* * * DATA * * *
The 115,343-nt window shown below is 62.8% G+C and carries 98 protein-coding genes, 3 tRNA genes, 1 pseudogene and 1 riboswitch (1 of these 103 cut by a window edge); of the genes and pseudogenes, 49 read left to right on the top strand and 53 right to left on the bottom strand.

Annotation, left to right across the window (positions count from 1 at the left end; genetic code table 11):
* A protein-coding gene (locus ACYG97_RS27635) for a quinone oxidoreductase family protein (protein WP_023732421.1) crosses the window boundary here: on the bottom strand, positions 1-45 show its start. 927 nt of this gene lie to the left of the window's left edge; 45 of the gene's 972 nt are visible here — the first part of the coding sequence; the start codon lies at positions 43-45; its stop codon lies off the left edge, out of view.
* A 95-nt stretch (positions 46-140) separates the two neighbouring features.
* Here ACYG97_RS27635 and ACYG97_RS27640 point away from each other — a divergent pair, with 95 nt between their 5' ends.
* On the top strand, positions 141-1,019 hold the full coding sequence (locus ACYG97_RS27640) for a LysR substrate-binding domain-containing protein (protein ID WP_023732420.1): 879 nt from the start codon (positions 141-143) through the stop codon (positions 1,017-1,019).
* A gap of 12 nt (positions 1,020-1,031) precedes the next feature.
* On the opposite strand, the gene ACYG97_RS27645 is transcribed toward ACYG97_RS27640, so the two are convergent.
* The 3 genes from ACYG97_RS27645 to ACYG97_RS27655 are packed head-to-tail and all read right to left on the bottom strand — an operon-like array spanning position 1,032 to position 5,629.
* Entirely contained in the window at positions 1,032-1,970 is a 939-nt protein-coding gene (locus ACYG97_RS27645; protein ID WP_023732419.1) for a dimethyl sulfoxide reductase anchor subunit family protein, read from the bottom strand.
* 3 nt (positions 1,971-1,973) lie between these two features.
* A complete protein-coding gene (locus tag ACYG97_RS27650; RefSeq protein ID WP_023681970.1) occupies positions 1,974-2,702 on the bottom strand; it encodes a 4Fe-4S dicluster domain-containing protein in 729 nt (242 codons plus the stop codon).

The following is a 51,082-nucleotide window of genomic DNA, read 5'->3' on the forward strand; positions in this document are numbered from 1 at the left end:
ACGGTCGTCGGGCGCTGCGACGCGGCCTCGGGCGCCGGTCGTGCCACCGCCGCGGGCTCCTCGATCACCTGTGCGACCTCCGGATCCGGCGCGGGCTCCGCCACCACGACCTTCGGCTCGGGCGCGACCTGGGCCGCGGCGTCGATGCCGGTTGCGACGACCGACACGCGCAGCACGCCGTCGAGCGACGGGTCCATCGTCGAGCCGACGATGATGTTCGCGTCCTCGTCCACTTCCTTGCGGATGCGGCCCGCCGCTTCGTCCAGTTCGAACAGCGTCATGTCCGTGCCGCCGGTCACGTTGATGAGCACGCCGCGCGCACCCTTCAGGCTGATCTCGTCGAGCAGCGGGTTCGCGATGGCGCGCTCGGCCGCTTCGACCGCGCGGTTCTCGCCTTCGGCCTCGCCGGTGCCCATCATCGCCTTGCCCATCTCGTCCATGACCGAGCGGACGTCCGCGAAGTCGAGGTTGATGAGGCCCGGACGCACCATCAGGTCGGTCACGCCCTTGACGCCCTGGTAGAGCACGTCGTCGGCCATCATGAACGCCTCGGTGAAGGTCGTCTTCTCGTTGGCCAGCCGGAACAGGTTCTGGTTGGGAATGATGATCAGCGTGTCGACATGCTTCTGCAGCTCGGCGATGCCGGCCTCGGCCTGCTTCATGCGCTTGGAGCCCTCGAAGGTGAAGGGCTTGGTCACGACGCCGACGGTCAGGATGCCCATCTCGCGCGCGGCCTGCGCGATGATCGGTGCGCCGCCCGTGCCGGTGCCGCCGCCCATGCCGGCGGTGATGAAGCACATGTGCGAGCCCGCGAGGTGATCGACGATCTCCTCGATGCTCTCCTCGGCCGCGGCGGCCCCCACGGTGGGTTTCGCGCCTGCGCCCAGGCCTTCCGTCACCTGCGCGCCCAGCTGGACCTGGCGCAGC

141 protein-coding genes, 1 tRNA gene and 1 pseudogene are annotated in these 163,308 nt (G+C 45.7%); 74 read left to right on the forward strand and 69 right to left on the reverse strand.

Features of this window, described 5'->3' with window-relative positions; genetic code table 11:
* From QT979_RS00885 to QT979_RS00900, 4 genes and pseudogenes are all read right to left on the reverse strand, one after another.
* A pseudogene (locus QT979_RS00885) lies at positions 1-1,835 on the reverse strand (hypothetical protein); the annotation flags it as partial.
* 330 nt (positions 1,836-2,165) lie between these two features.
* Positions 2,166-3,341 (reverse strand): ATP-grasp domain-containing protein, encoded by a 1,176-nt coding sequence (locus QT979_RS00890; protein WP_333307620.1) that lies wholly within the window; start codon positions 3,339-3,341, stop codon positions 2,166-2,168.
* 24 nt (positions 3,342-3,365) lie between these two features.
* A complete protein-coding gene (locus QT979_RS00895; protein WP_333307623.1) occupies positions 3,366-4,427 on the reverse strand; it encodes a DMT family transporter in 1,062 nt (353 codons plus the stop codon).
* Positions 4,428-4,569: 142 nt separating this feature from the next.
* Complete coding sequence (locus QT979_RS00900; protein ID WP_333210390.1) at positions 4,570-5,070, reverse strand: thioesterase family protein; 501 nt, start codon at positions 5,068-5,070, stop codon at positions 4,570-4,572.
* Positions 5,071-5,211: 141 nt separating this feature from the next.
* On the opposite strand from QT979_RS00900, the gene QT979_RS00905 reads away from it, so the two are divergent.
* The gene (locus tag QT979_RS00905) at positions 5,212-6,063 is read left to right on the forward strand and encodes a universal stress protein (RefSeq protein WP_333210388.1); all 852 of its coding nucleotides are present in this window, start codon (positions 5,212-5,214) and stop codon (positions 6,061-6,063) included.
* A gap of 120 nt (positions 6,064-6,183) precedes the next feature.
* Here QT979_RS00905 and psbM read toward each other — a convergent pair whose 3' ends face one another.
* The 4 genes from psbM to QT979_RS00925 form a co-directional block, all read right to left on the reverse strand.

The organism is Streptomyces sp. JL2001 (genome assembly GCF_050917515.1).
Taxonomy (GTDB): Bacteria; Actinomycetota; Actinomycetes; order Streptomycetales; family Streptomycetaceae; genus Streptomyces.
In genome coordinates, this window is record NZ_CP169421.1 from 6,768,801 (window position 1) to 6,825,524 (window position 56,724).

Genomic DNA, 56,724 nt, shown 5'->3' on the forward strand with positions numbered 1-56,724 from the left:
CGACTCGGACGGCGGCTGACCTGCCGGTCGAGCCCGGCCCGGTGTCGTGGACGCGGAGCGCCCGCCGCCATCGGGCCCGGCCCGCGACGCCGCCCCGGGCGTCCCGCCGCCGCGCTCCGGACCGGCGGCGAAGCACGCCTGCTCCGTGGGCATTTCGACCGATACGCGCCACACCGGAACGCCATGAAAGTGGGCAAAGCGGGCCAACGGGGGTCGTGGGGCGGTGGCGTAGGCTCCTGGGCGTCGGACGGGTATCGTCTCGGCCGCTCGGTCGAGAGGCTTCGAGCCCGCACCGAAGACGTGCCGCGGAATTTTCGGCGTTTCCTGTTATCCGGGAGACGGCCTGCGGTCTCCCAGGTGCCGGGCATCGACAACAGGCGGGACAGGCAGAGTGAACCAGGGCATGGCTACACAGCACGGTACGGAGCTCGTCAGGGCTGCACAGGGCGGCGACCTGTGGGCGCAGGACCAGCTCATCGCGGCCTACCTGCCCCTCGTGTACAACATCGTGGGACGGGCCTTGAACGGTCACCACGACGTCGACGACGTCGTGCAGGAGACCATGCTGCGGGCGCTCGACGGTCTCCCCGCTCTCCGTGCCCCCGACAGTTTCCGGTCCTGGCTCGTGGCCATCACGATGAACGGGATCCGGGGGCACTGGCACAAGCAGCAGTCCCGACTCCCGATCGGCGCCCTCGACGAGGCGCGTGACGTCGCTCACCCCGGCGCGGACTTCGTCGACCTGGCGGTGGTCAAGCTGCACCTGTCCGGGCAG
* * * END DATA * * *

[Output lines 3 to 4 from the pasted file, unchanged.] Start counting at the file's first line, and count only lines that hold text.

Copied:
* A protein-coding gene (locus ACYG97_RS27635) for a quinone oxidoreductase family protein (protein WP_023732421.1) crosses the window boundary here: on the bottom strand, positions 1-45 show its start. 927 nt of this gene lie to the left of the window's left edge; 45 of the gene's 972 nt are visible here — the first part of the coding sequence; the start codon lies at positions 43-45; its stop codon lies off the left edge, out of view.
* A 95-nt stretch (positions 46-140) separates the two neighbouring features.